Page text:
Year of Graduation
Single Product Firms Vs. A Supermarket: A Spatial Competition Model
Applied Economics and Mathematical Methods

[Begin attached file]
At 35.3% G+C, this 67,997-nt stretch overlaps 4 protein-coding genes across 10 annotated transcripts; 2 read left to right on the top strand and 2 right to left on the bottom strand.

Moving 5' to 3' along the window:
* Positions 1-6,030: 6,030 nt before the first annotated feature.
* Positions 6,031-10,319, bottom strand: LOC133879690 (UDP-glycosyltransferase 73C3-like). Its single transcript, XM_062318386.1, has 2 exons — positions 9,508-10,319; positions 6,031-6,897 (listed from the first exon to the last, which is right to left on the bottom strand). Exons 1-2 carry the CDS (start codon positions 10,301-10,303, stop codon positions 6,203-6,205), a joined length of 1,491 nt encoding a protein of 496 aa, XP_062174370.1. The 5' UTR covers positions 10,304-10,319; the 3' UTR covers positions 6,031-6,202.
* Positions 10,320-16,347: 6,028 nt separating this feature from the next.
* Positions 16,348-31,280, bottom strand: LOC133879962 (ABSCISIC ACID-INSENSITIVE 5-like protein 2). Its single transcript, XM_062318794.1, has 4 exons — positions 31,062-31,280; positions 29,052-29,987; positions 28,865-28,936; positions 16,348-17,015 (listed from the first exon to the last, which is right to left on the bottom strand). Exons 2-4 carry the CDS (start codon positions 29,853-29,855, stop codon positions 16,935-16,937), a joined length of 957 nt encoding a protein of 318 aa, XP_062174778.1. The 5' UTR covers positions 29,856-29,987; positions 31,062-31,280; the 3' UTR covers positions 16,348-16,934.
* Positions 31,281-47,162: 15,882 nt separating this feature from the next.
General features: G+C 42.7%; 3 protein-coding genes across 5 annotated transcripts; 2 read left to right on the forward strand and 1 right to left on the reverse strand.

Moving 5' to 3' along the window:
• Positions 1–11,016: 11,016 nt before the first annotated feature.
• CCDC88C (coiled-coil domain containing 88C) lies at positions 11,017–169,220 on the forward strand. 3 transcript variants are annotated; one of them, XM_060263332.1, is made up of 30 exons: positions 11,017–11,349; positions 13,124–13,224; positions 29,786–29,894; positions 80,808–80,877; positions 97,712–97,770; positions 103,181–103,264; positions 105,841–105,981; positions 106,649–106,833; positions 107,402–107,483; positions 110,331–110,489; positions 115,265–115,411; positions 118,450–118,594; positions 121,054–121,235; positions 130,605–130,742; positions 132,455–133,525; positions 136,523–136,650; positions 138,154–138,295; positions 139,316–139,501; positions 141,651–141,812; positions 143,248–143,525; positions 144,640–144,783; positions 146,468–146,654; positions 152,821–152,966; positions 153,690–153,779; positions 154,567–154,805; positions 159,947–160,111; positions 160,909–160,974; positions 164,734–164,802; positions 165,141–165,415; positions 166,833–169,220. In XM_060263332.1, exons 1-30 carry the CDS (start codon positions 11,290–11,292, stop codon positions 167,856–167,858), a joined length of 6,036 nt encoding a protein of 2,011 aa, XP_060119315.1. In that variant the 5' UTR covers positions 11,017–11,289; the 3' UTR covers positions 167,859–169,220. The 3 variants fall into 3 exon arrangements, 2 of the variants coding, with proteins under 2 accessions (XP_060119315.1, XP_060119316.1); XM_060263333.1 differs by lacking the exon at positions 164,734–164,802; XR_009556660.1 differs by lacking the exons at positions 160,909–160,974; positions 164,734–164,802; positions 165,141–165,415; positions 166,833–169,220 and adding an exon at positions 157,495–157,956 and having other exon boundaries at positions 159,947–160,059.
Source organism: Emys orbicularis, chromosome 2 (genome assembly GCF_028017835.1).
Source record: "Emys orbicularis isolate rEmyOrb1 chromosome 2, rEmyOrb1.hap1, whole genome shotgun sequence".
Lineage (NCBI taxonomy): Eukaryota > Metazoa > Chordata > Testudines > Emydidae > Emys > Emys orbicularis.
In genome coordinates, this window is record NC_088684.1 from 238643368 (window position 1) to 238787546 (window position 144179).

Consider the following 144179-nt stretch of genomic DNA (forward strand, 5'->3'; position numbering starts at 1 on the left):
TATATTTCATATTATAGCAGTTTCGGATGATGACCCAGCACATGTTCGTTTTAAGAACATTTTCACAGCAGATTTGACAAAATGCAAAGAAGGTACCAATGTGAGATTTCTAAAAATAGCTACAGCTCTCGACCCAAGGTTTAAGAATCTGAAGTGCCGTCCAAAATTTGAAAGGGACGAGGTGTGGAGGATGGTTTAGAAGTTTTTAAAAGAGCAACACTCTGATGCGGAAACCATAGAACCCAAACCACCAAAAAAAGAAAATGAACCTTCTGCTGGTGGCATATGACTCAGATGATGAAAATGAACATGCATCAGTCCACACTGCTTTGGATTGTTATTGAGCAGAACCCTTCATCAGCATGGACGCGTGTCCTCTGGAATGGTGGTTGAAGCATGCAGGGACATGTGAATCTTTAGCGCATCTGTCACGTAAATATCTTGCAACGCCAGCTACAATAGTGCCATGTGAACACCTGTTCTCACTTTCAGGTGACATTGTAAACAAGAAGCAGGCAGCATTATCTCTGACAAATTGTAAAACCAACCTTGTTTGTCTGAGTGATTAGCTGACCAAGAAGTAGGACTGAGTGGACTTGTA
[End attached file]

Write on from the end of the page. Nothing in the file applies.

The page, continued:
I develop a model of competition between small downtown retailers and a supermarket. Variety-loving consumers are uniformly distributed across a one-dimensional city, which accommodates a shopping street composed of non-atomic retailing firms, and a supermarket. I aim to study competition between these two retailing bodies and how it affects the urban structure. Unlike Ushchev, Sloev and Thisse (2015), who work with a similar model involving a shopping mall instead of a supermarket, I focus on studying the consequences of internalizing cannibalization effects by the supermarket. I find that in case of low transport costs the supermarket will enter the market and hollow out of the downtown retail sector only if the product range expansion efficiency of a supermarket is high enough relative to the one of the downtown shopping street. If the transport costs are high enough, both centers of commerce coexist at equilibrium.